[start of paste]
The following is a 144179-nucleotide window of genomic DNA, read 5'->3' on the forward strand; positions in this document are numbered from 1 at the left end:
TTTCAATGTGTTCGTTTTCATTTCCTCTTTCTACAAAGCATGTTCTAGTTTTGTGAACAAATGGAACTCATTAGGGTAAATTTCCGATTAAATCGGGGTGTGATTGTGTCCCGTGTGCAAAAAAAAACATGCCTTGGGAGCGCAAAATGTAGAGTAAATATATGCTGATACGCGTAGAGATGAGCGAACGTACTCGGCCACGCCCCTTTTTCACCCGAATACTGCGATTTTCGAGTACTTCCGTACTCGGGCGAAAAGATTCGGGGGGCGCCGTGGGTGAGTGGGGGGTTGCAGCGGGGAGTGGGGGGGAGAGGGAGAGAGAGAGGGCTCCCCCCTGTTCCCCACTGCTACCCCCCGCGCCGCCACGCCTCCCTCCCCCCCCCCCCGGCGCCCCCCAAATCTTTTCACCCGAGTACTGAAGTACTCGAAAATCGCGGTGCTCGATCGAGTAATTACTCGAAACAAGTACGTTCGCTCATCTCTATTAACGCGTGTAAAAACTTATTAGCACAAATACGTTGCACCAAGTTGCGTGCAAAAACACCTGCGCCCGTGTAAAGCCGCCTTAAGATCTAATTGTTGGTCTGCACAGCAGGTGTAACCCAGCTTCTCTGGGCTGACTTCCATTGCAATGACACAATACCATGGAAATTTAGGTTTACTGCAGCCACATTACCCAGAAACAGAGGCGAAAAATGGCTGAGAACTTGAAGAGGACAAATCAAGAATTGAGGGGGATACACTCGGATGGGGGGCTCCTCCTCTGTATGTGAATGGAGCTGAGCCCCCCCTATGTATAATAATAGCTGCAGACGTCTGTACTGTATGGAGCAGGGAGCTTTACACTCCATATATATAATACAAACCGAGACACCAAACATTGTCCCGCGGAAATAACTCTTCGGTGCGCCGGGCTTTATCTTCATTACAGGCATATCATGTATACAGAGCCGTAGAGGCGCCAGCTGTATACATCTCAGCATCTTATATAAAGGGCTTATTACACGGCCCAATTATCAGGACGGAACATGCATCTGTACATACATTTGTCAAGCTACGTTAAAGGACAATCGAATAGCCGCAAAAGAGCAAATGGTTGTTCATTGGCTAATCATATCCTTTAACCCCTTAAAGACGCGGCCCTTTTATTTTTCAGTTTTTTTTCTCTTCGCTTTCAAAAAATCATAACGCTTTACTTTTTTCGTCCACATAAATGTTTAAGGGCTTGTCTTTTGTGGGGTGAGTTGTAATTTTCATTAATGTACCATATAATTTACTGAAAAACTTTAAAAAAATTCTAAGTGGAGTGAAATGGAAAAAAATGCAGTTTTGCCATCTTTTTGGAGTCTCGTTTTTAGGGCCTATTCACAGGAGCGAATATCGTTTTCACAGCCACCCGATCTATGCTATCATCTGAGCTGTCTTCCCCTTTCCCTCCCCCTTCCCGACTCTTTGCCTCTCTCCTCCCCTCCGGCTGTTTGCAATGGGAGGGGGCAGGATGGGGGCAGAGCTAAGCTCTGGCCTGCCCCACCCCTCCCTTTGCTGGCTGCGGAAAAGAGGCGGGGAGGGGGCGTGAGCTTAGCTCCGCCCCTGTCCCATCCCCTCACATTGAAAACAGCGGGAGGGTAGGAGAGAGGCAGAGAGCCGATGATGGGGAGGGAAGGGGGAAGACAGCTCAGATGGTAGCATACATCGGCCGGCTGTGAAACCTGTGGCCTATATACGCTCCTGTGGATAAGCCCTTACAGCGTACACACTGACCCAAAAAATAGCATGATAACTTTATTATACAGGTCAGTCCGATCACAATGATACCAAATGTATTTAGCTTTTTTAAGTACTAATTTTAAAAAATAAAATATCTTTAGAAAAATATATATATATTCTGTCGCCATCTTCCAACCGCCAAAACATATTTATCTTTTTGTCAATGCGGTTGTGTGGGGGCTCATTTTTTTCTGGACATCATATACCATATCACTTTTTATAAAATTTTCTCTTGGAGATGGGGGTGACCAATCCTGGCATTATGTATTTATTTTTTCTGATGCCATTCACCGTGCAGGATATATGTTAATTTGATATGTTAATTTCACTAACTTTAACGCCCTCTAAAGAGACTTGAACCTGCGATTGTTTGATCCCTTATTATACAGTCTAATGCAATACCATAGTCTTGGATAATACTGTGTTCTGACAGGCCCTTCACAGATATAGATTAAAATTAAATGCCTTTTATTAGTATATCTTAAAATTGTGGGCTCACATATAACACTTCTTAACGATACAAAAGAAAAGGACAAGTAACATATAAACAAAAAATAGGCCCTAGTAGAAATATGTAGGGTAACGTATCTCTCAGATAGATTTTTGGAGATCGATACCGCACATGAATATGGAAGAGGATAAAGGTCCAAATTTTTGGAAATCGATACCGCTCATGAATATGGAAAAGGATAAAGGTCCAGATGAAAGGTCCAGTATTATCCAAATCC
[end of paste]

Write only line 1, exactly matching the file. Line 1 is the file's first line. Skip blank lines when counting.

The following is a 144179-nucleotide window of genomic DNA, read 5'->3' on the forward strand; positions in this document are numbered from 1 at the left end: